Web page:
Published by

Dr Martina Feyzrakhmanova

I am a hospital doctor and founder of an education platform. The will to power refers mostly to power over yourself. Avid reader and writer of deep introspective blogs.

24 thoughts on “Don’t change the channel”

  1. I practice mindfulness and am appreciative of its benefits but when I hear phrases like “I would like to see what I could get done … if I were able to not change channels in my mind and body.” Not just being able to change channels but being unable to not change channels is a gift of evolution. If we had been powerful mindfulness practitioners back when humans were hunter-gathers (ca 10-12,000 years ago) we would have ended up dead. Any predator big enough would have picked us off early.

    Evolution forces us to switch our attention around. Our eyes are designed to flit our focus around both large scale and very small scale. We may not be subject to predation any more (at least not physically) but there are still reasons supporting these behaviors. I guess I am suggesting understanding and acceptance of our mind’s tendency to jump about, within some boundaries. An appreciation of the value of those abilities, I think, allows me to drop into extended periods of my mind staying put. Too often, the think we are working to change gets painted as a “bad thing” because it is opposing our will, but one might want to stop and ask why the opposition is there.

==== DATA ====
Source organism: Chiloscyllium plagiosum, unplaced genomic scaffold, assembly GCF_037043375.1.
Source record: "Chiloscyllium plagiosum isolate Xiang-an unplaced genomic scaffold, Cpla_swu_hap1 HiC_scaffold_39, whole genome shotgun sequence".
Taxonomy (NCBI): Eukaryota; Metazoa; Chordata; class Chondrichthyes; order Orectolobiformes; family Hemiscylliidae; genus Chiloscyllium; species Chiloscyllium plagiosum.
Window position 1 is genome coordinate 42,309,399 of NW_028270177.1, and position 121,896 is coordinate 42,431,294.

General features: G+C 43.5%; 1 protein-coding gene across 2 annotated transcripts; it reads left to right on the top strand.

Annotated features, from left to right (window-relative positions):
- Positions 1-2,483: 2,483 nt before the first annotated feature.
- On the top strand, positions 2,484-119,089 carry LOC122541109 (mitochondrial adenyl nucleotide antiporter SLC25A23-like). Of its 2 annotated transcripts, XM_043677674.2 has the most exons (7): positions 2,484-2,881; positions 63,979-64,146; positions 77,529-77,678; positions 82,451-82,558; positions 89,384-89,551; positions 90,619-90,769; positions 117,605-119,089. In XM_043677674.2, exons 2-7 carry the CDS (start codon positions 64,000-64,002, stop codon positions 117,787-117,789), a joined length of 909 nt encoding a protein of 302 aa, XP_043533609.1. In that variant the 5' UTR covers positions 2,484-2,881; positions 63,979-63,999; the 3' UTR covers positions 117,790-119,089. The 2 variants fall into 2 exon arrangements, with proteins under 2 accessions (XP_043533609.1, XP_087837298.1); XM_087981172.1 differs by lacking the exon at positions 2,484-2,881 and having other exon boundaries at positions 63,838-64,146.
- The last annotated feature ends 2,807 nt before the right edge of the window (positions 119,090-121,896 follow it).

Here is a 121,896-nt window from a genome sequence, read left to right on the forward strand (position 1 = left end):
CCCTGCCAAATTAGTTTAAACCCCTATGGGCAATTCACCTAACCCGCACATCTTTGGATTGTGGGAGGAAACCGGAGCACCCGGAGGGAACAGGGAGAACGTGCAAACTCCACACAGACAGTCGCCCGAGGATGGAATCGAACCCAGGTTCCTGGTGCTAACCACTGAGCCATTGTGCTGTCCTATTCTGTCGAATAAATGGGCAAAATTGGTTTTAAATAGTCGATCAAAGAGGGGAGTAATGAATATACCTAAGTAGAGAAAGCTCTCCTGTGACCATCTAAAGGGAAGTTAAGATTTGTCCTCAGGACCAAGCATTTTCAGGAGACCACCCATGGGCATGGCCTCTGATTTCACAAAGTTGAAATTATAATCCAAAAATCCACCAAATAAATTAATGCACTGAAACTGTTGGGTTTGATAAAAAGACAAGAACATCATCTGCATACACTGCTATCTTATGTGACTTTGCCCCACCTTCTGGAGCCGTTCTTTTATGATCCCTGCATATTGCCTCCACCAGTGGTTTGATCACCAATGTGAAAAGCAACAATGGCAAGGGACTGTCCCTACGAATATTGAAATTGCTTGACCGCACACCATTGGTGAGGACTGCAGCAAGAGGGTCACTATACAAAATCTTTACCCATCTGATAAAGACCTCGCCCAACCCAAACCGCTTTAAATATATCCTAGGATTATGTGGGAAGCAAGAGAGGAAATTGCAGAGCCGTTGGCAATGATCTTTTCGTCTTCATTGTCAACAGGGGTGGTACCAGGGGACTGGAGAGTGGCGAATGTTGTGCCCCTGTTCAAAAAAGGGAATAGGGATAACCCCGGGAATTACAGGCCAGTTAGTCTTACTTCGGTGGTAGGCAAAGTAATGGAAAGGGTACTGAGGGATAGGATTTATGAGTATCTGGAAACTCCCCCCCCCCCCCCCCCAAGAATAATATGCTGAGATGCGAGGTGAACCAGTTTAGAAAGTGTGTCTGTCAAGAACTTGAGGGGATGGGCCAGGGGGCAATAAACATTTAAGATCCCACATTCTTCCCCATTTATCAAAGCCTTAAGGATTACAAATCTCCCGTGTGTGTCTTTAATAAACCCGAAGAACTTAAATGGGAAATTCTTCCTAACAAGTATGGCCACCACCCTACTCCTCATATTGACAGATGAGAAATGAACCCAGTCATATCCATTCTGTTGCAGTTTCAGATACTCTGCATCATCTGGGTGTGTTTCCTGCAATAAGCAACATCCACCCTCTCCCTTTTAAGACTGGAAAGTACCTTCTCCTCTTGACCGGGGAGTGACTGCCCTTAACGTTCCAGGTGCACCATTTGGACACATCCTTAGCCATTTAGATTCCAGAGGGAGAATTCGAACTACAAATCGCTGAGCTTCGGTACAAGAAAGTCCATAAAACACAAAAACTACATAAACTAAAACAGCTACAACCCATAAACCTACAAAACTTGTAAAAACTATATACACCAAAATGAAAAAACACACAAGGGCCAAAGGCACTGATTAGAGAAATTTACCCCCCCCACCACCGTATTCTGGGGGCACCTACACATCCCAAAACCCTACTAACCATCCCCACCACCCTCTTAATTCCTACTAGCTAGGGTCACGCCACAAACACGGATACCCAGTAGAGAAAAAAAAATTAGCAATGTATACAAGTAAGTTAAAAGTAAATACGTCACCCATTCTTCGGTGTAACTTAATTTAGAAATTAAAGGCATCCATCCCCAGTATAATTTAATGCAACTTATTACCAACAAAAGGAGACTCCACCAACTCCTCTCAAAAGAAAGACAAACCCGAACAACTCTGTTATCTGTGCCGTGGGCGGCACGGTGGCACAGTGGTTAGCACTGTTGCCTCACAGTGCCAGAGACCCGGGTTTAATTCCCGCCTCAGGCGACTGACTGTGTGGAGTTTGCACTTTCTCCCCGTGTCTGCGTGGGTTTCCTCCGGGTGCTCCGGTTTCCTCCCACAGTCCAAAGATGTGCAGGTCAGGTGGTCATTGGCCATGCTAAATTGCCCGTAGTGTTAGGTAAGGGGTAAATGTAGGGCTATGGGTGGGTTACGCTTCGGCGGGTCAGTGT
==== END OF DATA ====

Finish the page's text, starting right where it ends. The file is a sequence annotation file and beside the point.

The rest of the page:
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    1. Yes, completely. All of our automatic thoughts at the end of the day are there because we need to stay safe, have enough to eat and have babies – but the point is, I assume you agree, is that a lot of these aren’t as relevant today and tend to get hijacked. It’s a great point though. I also agree about opposing our the thing we’re trying to change – so true.

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    2. > If we had been powerful mindfulness practitioners back when humans were hunter-gathers (ca 10-12,000 years ago) we would have ended up dead. Any predator big enough would have picked us off early.

      I was confused by this statement. How so? I thought the mindful people will be keenly aware of their surroundings and notice the predators before others, but the day-dreamers will get eaten.

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      1. Interesting point. The reason I agreed in the first instance is that mindfulness presupposes non-reactivity, overriding automatic responses, etc. Mindfulness, meaning the deliberate practice, is only possible when you’re not in immediate danger, I think. At the same time (and the reason I haven’t responded to your other comment yet), I am currently learning a lot looking after a sick stray cat. She seems to prioritise awareness over everything. She keeps looking around in every situation rather than getting carried away doing whatever she’s doing.

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      1. I think they coexist. The emperor, clothes and no clothes 😀
        I think if we narrow the discussion that could be interesting (and make more sense.) A topic that fascinates me is income. Particularly how people self-report and identify themselves. If we take Spain as an example:
        34% of people live on or around minimum wage which is under €700
        Another 25% make between €700 and €1200. That’s the majority right there.